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10 Tips for Hospitalists to Achieve an Effective Medical Consult


A medical consult is an amazing way to learn. Consultation challenges us to practice our best medicine while also exposing us to innovations in other specialties. It can forge new and productive relationships with physicians from all specialties. At its best, it is the purest of medicine or, as some put it, “medicine without the drama.”

As hospitalists, we are increasingly asked to be medical consultants and co-managers. Yet most training programs spend very little time educating residents on what makes a high-quality consultation. One of the first articles written on this subject was by Lee Goldman and colleagues in 1983. In this article, Goldman sets out 10 commandments for effective consultation.1

Many of the lessons in these 10 commandments continue to ring true today. As primary providers, we know that consulting another service can run the gamut from being pleasant, helpful, and enlightening to being the most frustrating, slam-the-phone-down experience of the day. In this article, we update these commandments to create five golden rules for medical consultations that ensure that your referring providers’ experiences are purely positive.

One warning about communication: If you do not agree with the primary team’s plan of care, make sure you discuss these concerns instead of just writing them in the chart. Any teaching moments should be reserved for those who are open to that discussion, not forced on providers who are not receptive to it at that time.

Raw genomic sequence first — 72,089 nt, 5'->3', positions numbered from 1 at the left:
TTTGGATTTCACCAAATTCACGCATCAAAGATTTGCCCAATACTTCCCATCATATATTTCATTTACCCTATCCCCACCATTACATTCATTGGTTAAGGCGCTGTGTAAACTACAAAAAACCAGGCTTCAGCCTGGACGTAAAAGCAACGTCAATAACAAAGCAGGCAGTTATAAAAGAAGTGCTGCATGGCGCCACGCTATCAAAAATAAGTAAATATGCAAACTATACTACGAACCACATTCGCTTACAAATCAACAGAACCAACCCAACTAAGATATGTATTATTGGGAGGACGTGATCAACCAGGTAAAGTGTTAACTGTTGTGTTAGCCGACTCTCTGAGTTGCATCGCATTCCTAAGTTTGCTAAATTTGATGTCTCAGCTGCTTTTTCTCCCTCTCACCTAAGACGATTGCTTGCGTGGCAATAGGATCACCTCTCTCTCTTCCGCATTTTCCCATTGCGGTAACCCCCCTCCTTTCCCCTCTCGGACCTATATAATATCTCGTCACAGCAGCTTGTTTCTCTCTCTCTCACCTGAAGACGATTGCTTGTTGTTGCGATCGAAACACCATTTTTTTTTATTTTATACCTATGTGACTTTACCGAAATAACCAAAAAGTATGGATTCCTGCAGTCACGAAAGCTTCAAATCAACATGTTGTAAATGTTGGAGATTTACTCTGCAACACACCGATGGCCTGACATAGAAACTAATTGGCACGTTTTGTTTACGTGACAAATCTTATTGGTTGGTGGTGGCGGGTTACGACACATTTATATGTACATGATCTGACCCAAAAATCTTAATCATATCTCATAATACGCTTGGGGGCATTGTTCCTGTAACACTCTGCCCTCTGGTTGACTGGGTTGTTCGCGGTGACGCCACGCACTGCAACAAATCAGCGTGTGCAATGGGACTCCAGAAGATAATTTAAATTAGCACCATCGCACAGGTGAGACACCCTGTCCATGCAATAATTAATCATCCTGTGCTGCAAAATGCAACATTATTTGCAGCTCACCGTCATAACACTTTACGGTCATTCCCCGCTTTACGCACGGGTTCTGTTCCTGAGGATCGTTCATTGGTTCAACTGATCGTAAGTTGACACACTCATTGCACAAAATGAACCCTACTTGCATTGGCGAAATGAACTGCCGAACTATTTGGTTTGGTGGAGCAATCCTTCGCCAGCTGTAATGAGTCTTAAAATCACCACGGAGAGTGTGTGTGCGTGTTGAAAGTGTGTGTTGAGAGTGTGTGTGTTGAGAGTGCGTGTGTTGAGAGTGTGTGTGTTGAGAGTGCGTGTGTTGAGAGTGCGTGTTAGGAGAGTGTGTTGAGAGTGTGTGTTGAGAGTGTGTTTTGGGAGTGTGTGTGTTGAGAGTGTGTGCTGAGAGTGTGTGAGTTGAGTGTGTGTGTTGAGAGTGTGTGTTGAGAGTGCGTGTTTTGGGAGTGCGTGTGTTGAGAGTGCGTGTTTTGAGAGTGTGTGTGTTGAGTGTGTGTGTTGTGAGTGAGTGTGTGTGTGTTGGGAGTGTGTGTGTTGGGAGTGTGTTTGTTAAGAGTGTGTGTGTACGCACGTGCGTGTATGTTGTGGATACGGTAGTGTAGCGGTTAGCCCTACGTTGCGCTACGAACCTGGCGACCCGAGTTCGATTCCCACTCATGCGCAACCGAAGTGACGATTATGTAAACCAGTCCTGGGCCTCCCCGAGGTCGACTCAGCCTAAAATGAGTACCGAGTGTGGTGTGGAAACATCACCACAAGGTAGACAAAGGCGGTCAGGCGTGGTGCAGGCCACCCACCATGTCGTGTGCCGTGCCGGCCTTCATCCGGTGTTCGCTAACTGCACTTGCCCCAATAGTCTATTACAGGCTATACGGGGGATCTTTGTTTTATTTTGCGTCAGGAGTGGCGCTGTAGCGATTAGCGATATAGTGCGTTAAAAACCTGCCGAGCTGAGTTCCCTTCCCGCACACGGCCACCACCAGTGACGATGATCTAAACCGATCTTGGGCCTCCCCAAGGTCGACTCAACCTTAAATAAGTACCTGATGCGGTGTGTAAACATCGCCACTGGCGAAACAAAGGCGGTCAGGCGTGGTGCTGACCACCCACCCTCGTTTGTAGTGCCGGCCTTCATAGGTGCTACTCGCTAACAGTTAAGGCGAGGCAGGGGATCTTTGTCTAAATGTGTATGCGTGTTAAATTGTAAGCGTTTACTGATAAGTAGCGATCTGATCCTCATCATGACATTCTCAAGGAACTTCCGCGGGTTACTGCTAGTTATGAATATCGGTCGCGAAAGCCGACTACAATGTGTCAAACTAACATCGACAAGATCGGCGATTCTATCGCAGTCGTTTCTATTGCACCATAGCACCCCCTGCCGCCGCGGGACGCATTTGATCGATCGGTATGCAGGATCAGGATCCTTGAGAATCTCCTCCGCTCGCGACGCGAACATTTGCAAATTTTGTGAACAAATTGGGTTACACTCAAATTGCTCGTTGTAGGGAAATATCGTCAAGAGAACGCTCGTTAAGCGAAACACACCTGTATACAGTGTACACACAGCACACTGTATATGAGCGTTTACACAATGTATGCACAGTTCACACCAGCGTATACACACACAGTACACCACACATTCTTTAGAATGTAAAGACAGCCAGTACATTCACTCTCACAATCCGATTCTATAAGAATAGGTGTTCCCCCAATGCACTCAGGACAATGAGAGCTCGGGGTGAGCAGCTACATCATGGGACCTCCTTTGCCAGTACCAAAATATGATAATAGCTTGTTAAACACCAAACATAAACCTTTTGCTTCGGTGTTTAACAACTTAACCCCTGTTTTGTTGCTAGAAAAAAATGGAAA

Five Golden Rules

1 Listen and determine the needs of your customer.

Understanding the needs of your requesting physician is paramount to being an effective consultant, and the first step is to determine the physician’s question. Some referring providers want the bird’s eye view of a general medicine consult, whereas others have just one specific question. In one study stratified by specialty, 59% of surgeons preferred a general medicine consult, while most non-surgeons preferred a focused consult.2

Next, establish the timeframe: Is it emergent, urgent, or routine? One rule of thumb is that all consults should be seen within 24 hours. But many consults need to be seen more quickly, or even immediately. For example, you may be correct to assume that a patient is stable enough to wait for your consult, but perhaps the lack of pre-operative medical assessment will cause her to lose her spot on the OR schedule. The orthopedic surgeon now operates late into the night. Truly understanding the needs of your referring provider might have avoided that scenario.

There are of course times when you really can’t get to a consult expeditiously, but you must let the referring provider know. Ultimately, once you agree upon the urgency, all parties, including the patient, will know when to expect the consultant at the bedside.